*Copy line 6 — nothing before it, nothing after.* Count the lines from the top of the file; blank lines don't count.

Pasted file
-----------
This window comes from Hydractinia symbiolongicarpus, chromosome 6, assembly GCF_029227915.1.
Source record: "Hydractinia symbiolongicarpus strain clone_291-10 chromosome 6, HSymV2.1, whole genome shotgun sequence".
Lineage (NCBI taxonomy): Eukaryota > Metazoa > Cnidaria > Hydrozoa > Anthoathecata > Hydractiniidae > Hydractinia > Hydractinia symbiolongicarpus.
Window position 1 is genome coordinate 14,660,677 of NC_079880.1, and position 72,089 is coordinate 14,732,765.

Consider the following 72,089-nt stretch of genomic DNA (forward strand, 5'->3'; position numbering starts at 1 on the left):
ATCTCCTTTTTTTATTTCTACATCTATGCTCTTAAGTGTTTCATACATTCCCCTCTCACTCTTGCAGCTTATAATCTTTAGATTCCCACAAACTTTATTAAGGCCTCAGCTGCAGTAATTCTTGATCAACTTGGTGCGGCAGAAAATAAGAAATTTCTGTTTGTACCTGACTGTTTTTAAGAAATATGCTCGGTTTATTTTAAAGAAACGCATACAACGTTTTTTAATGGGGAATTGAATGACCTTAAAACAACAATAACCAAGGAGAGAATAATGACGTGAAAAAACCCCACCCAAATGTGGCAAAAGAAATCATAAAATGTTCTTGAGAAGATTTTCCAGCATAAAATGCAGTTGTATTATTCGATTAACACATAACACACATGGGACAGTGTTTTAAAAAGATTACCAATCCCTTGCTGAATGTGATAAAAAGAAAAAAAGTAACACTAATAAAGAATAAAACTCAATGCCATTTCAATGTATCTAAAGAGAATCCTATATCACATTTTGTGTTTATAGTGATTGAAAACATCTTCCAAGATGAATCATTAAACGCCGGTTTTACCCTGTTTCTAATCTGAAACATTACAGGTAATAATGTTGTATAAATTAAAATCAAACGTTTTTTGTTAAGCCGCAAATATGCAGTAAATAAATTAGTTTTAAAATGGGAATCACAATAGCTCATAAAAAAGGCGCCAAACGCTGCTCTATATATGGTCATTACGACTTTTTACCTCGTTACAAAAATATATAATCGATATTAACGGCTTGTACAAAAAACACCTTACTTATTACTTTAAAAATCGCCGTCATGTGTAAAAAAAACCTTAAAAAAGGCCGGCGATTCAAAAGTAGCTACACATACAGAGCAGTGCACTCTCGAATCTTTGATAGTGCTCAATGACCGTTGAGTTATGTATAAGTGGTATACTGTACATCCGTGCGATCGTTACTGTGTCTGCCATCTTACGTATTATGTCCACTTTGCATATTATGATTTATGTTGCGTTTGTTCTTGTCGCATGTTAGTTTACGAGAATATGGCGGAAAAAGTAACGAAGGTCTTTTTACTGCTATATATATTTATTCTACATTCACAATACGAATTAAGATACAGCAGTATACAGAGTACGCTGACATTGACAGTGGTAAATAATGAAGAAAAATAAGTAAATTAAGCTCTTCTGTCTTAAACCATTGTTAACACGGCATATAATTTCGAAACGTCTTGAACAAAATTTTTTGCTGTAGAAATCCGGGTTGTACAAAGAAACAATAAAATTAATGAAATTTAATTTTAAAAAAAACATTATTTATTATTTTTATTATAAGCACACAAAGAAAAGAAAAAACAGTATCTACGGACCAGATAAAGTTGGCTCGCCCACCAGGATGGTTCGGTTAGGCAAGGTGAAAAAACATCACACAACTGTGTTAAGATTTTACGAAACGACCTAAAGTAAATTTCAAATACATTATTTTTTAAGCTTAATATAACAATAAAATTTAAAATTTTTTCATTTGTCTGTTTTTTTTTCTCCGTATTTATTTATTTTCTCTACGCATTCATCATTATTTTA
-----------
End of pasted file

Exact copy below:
ATCTCCTTTTTTTATTTCTACATCTATGCTCTTAAGTGTTTCATACATTCCCCTCTCACTCTTGCAGCTTATAATCTTTAGATTCCCACAAACTTTATTAAGGCCTCAGCTGCAGTAATTCTTGATCAACTTGGTGCGGCAGAAAATAAGAAATTTCTGTTTGTACCTGACTGTTTTTAAGAAATATGCTCGGTTTATTTTAAAGAAACGCATACAACGTTTTTTAATGGGGAATTGAATGACCTTAAAACAACAATAACCAAGGAGAGAATAATGACGTGAAAAAACCCCACCCAAATGTGGCAAAAGAAATCATAAAATGTTCTTGAGAAGATTTTCCAGCATAAAATGCAGTTGTATTATTCGATTAACACATAACACACATGGGACAGTGTTTTAAAAAGATTACCAATCCCTTGCTGAATGTGATAAAAAGAAAAAAAGTAACACTAATAAAGAATAAAACTCAATGCCATTTCAATGTATCTAAAGAGAATCCTATATCACATTTTGTGTTTATAGTGATTGAAAACATCTTCCAAGATGAATCATTAAACGCCGGTTTTACCCTGTTTCTAATCTGAAACATTACAGGTAATAATGTTGTATAAATTAAAATCAAACGTTTTTTGTTAAGCCGCAAATATGCAGTAAATAAATTAGTTTTAAAATGGGAATCACAATAGCTCATAAAAAAGGCGCCAAACGCTGCTCTATATATGGTCATTACGACTTTTTACCTCGTTACAAAAATATATAATCGATATTAACGGCTTGTACAAAAAACACCTTACTTATTACTTTAAAAATCGCCGTCATGTGTAAAAAAAACCTTAAAAAAGGCCGGCGATTCAAAAGTAGCTACACATACAGAGCAGTGCACTCTCGAATCTTTGATAGTGCTCAATGACCGTTGAGTTATGTATAAGTGGTATACTGTACATCCGTGCGATCGTTACTGTGTCTGCCATCTTACGTATTATGTCCACTTTGCATATTATGATTTATGTTGCGTTTGTTCTTGTCGCATGTTAGTTTACGAGAATATGGCGGAAAAAGTAACGAAGGTCTTTTTACTGCTATATATATTTATTCTACATTCACAATACGAATTAAGATACAGCAGTATACAGAGTACGCTGACATTGACAGTGGTAAATAATGAAGAAAAATAAGTAAATTAAGCTCTTCTGTCTTAAACCATTGTTAACACGGCATATAATTTCGAAACGTCTTGAACAAAATTTTTTGCTGTAGAAATCCGGGTTGTACAAAGAAACAATAAAATTAATGAAATTTAATTTTAAAAAAAACATTATTTATTATTTTTATTATAAGCACACAAAGAAAAGAAAAAACAGTATCTACGGACCAGATAAAGTTGGCTCGCCCACCAGGATGGTTCGGTTAGGCAAGGTGAAAAAACATCACACAACTGTGTTAAGATTTTACGAAACGACCTAAAGTAAATTTCAAATACATTATTTTTTAAGCTTAATATAACAATAAAATTTAAAATTTTTTCATTTGTCTGTTTTTTTTTCTCCGTATTTATTTATTTTCTCTACGCATTCATCATTATTTTA